Blomidon Prov. Park now OPEN.
Updates on NS Prov. Park closures.
Shop: Curated Camping Gear.
Hunting Season Has Begun. Be Visible: Wear Hunter’s Orange.
Plan A Camping Trip: Nova Scotia Campground Map.
Navigate this website’s resources: Visit Homepage For Tips .
Current: Restricted – Fire Conditions & Regulations.
CAUTION: Many downed & unstable trees. Email me reports to pass on.
Mid Section (“Bald Eagle Bridge” to “Ready Aye Ready Bridge) of Salt Marsh Trail CLOSED.
Take Notes: Exclusive Notebooks.
Atlantic View Trail now OPEN.
Taylor Head – Beaches OPEN, Hiking Trails CLOSED.
Tick Season Is Here. Read My Tick Avoidance Guide.
NEW, Exclusive Halifax Trails T-Shirts!
Load Your Mobile Device With GPS Map Files.
New Blog Post: “Best Halifax Hikes“.
McNabs Island to OPEN Sep. 23.
Guided Hikes & More: Events Calendar.
Cape Split CLOSED.
Shoutout To Recent Supporter Gail Stacey, Thank You!
Difficulty: Easy-Difficult (Distance).
Setting: Old-growth forest, lakes, rivers, and nature galore.
Facilities: Parking, canoe rental, washrooms, food, campsites, showers, supervised beach, sky observatory, visitor center.
The Province’s top camping destination.
Untouched, heavily protected, authentic nature.
Accommodates adventures large and small.
- Jeremy’s Bay Campground will be closed for the 2020 season while upgrades are completed.
- Ban on imported firewood (due to destructive invasive species). You can purchase firewood on-site, with kiln-dried wood now available. Visitors can bring commercially available heat-treated/kiln dried firewood, fibre logs, and processed fire bricks as long as they are in the original sealed packaging.
Kejimkujik National Park aka “Keji”
Kejimkujik National Park is one of two National parks in Nova Scotia and the crown jewel of the UNESCO Southwest Nova Biosphere Reserve. It is very popular with campers, hikers, bikers, and paddlers. “Keji” as it’s affectionately known, is Disney World for Nova Scotia nature lovers. With something to offer people of any ability, it appeals to anyone who loves the outdoors.
Canoeing Into The Past
This very sizeable park has a long Mi’kmaw history as a canoe route hub through its many waterways. You’ll discover, as the Mi’kmaw did thousands of years ago, that it is an ideal place for #paddling due to the interconnected nature of its waterways. Canoe and kayak rentals are available from Whynot Adventures located in Jake’s Landing (it’s wise to book in advance). Networks of portages of varying lengths connect most of the major waterways in the park, allowing for some substantially challenging, isolated backcountry camping destinations.
Camping For One And All
The park is a campers paradise and has many different group, RV serviced, and individual sites throughout the park. Newly added “oTENTik’s” provide a basic cabin type structure, ideal for families who don’t want the hassle of packing, and setting up a tent. Group camping areas have large (soon to be re-vamped) communal washrooms with showers, sinks, toilets and outdoor running water. There are nearby playgrounds for children and a network of hiking and biking trails which lead to a few beautiful sand beaches on Kejimkujik Lake.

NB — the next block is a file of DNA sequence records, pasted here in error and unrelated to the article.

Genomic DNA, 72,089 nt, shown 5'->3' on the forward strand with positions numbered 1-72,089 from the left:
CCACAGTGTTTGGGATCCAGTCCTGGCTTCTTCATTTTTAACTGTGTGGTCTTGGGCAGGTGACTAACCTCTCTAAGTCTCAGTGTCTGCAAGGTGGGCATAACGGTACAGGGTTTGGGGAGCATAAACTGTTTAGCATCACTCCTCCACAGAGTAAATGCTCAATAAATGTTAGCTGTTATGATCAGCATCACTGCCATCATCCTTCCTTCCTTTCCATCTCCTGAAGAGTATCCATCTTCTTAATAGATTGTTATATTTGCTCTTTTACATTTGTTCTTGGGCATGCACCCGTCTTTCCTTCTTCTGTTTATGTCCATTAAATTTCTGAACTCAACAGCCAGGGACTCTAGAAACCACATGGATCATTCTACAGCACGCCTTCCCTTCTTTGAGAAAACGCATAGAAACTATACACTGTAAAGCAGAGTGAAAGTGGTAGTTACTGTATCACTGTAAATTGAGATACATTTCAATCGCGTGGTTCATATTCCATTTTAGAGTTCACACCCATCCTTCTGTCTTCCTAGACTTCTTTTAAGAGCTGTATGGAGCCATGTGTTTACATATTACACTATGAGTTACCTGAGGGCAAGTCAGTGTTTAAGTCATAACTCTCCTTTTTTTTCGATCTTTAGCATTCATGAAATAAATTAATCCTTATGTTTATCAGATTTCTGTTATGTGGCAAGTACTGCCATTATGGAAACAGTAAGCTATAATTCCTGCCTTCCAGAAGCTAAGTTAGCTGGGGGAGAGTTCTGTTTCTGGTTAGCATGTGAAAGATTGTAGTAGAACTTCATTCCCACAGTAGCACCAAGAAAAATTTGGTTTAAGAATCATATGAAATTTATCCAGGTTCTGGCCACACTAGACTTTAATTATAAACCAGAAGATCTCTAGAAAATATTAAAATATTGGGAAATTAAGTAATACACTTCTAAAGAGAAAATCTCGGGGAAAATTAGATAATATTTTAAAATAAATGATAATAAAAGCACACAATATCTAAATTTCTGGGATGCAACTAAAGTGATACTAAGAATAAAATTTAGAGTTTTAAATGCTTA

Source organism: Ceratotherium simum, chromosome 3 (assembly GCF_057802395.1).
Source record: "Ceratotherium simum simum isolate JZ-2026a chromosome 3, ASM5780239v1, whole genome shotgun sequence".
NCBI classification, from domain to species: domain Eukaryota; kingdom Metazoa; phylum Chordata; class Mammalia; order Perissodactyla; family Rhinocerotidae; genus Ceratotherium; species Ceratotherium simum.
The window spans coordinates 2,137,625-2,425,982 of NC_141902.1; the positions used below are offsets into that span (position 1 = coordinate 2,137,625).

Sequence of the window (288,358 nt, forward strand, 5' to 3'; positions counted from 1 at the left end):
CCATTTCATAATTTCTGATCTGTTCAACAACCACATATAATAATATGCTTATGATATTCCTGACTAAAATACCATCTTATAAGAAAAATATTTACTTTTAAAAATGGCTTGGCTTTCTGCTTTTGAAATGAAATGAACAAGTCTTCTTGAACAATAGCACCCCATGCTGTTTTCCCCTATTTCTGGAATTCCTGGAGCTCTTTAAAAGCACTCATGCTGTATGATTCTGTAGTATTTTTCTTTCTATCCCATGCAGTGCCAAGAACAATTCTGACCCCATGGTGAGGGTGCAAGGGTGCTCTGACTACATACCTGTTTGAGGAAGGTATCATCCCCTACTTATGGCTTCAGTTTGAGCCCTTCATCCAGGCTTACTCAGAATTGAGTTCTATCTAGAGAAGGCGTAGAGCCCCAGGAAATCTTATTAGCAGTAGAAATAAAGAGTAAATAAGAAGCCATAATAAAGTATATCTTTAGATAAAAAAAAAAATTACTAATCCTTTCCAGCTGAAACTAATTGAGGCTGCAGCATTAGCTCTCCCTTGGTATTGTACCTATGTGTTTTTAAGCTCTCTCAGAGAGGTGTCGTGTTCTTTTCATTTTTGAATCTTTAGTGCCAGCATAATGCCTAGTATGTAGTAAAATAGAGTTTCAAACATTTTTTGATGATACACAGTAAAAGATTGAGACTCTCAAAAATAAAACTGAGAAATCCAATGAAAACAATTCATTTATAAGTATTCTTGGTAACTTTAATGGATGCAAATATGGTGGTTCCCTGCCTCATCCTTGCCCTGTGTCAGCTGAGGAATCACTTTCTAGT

Shop: Deals on great Camping Gear.
The Slapfoot Trail serves as the backbone connecting the various group camping areas. The trail stretches for 3.2km, from the beginning of the group camping areas to Jake’s Landing via a floating bridge. This busy walking and biking trail has various sections of boardwalk, gravel and more rugged terrain. The trail runs along the shore of Kejimkujik Lake, with access to 3 supervised beaches. Dogs are not allowed on all 3 (Meadow, Slapfoot and Kedge) beaches. Significantly further away Merrymakedge Beach does allow dogs.
Public WiFi is available in a few spots in the park, namely the visitor’s centre, and at Merrymakedge Eatery. The latter is a great place for some treats when visiting beautiful Merrymakedge Beach 100% of the proceeds are put to great use by the Friends of Keji Cooperating Association. You can also bring your own food to cook on the beach’s charcoal pit. An adjacent playground, washrooms/change facility and picnic area make it a place to spend an entire day taking in views of the lake.
Disneyworld For Nature Lovers
“Keji” is the best-preserved nature the province has to offer, and as such you are sure you see lots of nature you’ve never seen anywhere else. Whether it’s a 400-year-old Hemlock tree re-defining your idea of a forest, a barred owl watching over your campsite, or echoing Loons signalling another spectacular sunset, there’s always something to remind you that you’re in a special place.
Numerous hiking & biking trails run throughout the park and can go from a leisurely stroll to a multi-day adventure. Paddling routes are much the same, with plenty of options to choose from. The visitor’s centre is more than happy to help you plan something good. For detailed guides on some of the most popular hiking trails in the park, see below.
Dark Sky Preserve
Recently designated as a “dark sky preserve”, Keji is also the best place in the province to experience the stars as you’ve probably never seen them before. An outdoor amphitheatre and sky circle host many events and include telescopes. For many people, like myself, the Kejimkujik night sky brilliance is a transcendent experience. The amphitheatre is well worth a visit to have a perfect, reclined, unobstructed view of the galaxy.
Kejimkujik Info Resources
I highly recommend talking to the friendly and knowledgeable Kejimkujik National Park visitor center staff and getting their recommendations on how best to accommodate the type of trip you have in mind. Also check out the Friends of Keji Cooperating Association Facebook page for lots of helpful, up-to-date info. [/expander_maker]
Kejimkujik Hiking Trail Maps & Guides:
Kejimkujik National Park Habitat:
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